31 July 2015 09:00
Micro-firms rely on unpaid support to survive
The majority of UK micro-business owners rely on regular help from friends and family, much of it unpaid, according to new research.
A report from Lloyds Bank Insurance reveals that 64% of Britain's micro-businesses (with fewer than ten employees) rely on support from friends and family. Friends and relatives put an average of six hours a week into helping these micro-businesses stay afloat.
Although 41% of these firms pay their family and friends with an average salary of £14 per hour, just over half (51%) said this support is unpaid. It means the UK's family support economy could be worth around £64.3 million per week, according to Lloyds.
The support ranges from helping to make business decisions (40%), completing practical tasks (34%), running errands (29%), managing social media accounts (10%) and helping with childcare (8%). Partners are most likely to step up and help, with 43% of business owners helped by their other half. One in five (19%) also rely on their children and 29% use friends.
The vast majority (84%) of business owners say the contribution of friends or family has had a positive impact on their business; 24% describe it as "crucial in keeping their business running" and 10% say their business "would not be able to go on without this support".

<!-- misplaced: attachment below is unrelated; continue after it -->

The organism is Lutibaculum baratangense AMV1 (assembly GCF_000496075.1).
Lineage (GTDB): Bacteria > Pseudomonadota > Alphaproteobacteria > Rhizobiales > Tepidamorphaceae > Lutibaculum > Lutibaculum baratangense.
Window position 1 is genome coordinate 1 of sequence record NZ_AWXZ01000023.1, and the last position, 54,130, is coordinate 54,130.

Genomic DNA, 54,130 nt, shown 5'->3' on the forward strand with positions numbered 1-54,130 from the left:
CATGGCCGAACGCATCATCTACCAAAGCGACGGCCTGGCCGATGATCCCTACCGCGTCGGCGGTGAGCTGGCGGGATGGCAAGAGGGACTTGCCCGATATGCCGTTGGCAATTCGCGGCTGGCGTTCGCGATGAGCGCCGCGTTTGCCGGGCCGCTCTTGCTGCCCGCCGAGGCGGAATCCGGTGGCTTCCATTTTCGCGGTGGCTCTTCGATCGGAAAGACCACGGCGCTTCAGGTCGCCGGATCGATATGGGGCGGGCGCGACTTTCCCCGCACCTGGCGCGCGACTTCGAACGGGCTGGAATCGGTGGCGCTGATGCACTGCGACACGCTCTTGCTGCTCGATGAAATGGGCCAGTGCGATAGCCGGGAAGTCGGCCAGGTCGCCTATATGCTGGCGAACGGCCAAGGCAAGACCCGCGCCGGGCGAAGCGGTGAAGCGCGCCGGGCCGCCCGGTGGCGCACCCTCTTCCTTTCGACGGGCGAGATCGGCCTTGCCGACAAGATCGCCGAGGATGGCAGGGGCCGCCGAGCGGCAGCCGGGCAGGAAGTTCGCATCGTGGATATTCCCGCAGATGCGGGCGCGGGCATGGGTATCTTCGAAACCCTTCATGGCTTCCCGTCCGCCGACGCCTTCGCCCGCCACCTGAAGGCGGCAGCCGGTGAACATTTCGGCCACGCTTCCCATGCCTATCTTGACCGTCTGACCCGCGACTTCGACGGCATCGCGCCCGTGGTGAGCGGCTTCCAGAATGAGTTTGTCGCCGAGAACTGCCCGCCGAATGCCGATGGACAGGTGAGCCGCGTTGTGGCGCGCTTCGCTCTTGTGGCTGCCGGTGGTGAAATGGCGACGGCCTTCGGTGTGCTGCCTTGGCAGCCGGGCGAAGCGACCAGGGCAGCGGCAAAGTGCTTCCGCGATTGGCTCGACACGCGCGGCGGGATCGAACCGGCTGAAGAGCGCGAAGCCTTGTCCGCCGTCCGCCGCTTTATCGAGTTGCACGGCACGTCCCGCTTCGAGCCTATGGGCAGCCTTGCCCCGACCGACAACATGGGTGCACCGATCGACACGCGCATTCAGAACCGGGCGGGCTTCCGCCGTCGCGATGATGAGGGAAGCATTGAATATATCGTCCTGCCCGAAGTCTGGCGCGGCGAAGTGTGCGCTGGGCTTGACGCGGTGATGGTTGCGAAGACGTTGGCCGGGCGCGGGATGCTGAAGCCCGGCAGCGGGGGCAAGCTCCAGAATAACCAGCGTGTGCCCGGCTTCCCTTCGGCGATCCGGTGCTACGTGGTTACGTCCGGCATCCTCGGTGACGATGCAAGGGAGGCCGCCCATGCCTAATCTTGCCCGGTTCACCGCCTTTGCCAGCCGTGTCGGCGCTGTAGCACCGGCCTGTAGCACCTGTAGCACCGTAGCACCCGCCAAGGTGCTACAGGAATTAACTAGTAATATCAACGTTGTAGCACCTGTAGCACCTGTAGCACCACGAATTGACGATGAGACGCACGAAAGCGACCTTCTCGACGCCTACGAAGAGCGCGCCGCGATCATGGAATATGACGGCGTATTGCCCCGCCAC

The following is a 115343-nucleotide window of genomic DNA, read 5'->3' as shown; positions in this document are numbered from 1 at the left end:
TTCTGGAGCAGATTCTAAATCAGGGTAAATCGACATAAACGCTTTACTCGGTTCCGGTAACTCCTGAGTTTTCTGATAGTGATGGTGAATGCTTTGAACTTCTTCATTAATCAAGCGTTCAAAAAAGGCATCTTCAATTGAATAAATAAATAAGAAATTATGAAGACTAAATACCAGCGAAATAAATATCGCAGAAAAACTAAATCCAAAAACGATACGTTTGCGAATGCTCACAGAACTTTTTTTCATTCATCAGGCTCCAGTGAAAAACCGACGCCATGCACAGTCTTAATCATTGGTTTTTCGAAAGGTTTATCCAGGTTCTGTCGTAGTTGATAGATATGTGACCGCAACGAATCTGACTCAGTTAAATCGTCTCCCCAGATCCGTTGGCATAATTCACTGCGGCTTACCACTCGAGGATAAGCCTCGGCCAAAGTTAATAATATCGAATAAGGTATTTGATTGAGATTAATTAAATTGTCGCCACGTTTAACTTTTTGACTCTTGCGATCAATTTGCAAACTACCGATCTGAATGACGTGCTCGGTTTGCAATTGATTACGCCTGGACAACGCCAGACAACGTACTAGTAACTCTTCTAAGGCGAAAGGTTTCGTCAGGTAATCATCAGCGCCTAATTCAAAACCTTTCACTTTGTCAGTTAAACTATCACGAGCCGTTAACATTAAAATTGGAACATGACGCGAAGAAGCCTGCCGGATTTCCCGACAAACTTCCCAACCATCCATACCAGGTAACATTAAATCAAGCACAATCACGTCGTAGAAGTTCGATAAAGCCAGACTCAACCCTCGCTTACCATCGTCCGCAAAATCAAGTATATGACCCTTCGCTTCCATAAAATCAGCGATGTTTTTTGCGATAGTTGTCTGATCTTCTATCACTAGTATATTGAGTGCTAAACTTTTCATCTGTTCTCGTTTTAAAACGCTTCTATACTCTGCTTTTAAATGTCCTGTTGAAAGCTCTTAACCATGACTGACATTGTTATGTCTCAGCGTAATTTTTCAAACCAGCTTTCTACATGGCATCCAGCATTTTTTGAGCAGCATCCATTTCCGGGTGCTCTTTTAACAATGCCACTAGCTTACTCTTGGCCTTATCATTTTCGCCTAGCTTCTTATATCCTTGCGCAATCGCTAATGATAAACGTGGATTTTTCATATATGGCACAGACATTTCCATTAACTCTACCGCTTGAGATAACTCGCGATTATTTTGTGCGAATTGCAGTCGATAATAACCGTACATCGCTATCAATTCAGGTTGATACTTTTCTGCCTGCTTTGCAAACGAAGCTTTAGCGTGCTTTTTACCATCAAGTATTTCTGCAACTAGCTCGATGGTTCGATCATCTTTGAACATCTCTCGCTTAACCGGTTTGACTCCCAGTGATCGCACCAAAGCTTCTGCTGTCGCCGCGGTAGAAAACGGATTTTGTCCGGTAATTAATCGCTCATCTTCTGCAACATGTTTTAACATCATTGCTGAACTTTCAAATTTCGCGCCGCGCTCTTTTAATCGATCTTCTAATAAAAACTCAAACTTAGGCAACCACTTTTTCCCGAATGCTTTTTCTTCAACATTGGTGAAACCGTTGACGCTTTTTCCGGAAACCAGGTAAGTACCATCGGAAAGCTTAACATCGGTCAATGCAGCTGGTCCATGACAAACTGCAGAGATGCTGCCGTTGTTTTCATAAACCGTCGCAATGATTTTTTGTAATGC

Key benefits cited by business owners include: increasing revenue (13%), increasing productivity (25%), making the business more manageable (35%) and providing emotional support (30%).
Damien McGarrigle, head of business insurance at Lloyds Bank Insurance, said: "Starting up and running a business can be all-consuming, with family and friends often rallying around small business owners to ensure they are successful.
"However, micro-business owners cannot solely rely on personal contacts to ensure everything runs smoothly. Our research found that a third of those polled experienced problems in the past year - from technology failures to employee sickness - which resulted in more than a quarter operating at reduced capacity."